Achrei Mot: Leviticus 16:1 – 18:30
It all adds up
A major portion of this week’s sidra recurs in the Torah readings on Yom Kippur morning and afternoon since it describes the atonement procedure in the Temple in ancient days.
A second link with the High Holydays comes with a piece of rabbinic mathematics. The solemn Un’tanneh Tokef concludes with the proclamation of the three principles of atonement – t’shuvah, t’fillah and t’zdakah, penitence, prayer and charity.
In some Machzorim three other Hebrew words appear in small print above these three principles. The additional words are tzom, kol and mamon – “fasting”, “voice” (i.e. prayer) and “money”. Each of these three words has the same numerical value according to gematria – 136. Three times 136 is 408.
A rabbinic work entitled Tzemach Tzaddik points to the verse in the sidra, B’zot yavo Aharon el hakodesh – “With this shall Aaron enter the sanctuary” (Lev. 16:3). The numerical value of zot, “this”, is 408.
The lesson we learn from this calculation is that a high priest, or for that matter a religious leader of any kind, has no automatic claim on God’s favours. Just because a person is a high priest does not of itself dispose the Almighty towards him.
His acts of office have to be accompanied in his personal life by the appropriate attitudes of humility, reverence for God and blameless living.
The strange fire of Aaron’s sons
Aaron’s sons were struck dead because they brought “strange fire” to the altar.
Most people read the story to the discredit of the two sons but there is a way of explaining it in a positive sense – they didn’t wish to defy God but they wanted to show their love for Him.
This is what is implied in an old Targum that says they were so suffused with love of God that they brought an additional sacrifice to the altar.
Their sin was to imply that there was something lacking in the Torah, that the Torah did not go far enough when it prescribed the way in which one should serve the Creator.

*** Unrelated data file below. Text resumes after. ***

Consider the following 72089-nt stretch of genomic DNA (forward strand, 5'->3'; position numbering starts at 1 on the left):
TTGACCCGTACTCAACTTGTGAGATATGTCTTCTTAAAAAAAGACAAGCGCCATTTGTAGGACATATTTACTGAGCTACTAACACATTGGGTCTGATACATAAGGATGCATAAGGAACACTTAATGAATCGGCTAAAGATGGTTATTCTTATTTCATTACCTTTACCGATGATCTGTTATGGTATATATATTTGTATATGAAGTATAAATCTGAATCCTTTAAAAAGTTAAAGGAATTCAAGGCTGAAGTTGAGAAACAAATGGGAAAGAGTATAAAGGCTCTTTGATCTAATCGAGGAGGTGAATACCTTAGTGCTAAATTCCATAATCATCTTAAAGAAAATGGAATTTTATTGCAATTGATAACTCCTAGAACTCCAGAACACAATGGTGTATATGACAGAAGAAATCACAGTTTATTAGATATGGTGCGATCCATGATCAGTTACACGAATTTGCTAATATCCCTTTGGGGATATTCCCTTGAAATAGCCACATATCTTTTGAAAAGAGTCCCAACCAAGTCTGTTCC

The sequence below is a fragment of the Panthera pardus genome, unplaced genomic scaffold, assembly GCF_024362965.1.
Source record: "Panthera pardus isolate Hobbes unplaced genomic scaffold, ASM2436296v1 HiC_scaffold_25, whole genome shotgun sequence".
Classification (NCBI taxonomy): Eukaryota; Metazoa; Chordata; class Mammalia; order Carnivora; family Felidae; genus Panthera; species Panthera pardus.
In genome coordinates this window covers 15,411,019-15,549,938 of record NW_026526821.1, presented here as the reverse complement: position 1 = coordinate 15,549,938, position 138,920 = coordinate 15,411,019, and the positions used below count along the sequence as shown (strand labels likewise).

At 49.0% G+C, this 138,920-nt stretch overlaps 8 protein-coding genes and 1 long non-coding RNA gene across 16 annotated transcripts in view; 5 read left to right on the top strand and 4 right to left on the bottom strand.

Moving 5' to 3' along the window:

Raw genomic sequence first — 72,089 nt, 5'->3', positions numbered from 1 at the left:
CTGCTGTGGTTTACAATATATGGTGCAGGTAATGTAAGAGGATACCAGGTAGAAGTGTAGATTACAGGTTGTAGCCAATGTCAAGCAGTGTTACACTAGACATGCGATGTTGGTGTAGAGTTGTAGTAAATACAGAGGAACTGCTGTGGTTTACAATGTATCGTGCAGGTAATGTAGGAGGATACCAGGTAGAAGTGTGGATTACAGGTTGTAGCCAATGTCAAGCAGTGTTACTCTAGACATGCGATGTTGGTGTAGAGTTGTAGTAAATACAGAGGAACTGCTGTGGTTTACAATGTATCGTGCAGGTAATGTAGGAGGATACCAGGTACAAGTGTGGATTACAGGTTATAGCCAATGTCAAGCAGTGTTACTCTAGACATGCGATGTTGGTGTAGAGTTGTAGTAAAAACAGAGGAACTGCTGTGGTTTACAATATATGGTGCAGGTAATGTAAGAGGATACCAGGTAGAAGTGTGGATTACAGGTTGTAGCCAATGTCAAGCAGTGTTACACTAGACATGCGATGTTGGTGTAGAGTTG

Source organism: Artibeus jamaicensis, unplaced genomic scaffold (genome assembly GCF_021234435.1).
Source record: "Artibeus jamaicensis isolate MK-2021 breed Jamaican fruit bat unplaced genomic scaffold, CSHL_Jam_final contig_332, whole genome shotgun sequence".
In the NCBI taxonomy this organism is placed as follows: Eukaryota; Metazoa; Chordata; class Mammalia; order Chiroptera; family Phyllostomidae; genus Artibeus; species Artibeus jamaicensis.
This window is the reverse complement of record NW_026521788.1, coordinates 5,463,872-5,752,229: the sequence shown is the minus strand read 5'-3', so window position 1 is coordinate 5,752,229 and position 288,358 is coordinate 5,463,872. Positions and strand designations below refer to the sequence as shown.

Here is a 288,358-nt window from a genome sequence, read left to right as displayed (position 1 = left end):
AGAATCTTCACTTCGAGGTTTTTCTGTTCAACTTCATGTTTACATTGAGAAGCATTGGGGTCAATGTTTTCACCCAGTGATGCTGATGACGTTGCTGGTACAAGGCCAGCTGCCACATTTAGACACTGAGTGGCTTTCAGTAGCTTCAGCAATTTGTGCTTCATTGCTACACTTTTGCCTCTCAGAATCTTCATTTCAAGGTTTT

Being Aaron’s sons, public figures, leadership figures, they should not have given the impression that theirs was a valid example for people to follow.
In our generation there are people who undertake extra stringencies but they should never let themselves be perceived as better or holier than the rest of us.
The Torah doesn’t say that any Jew should seem to be showing off how really froom they are, implying that the regular pattern of Torah Judaism has something missing.
There is a link which most people don’t notice between the seder and the first sidra after Pesach. Both are centered on holiness.
The sidra of Acharei Mot describes the desecration of the sanctuary caused by the acts of the two sons of Aaron. God had told the leaders and people of Israel to sanctify (kaddesh) the sanctuary but Aaron’s sons thought they knew better.
The same requirement, kaddesh, opens the procedures on seder night.
The duty in both cases is kaddesh, to make something holy.
The difference is that one kaddesh – the one that deals with the sanctuary – applies to space, while the other – dealing with seder night – is concerned with time.
The twin areas of Judaism’s concern are places and occasions. Special places are set apart from the rest of the physical world. Special occasions are removed from the run of days, week and months.
But that’s not the end of our concern. The Ramban says, in the interpretation of the Chassidim, “See the holy in everything mundane”. Nothing in God’s world is incapable of bearing the banner of holiness.
We must start with holy places and holy moments, but everything else can become holy if only we will it.
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by Rabbi Dr Raymond Apple AO RFD http://www.oztorah.com/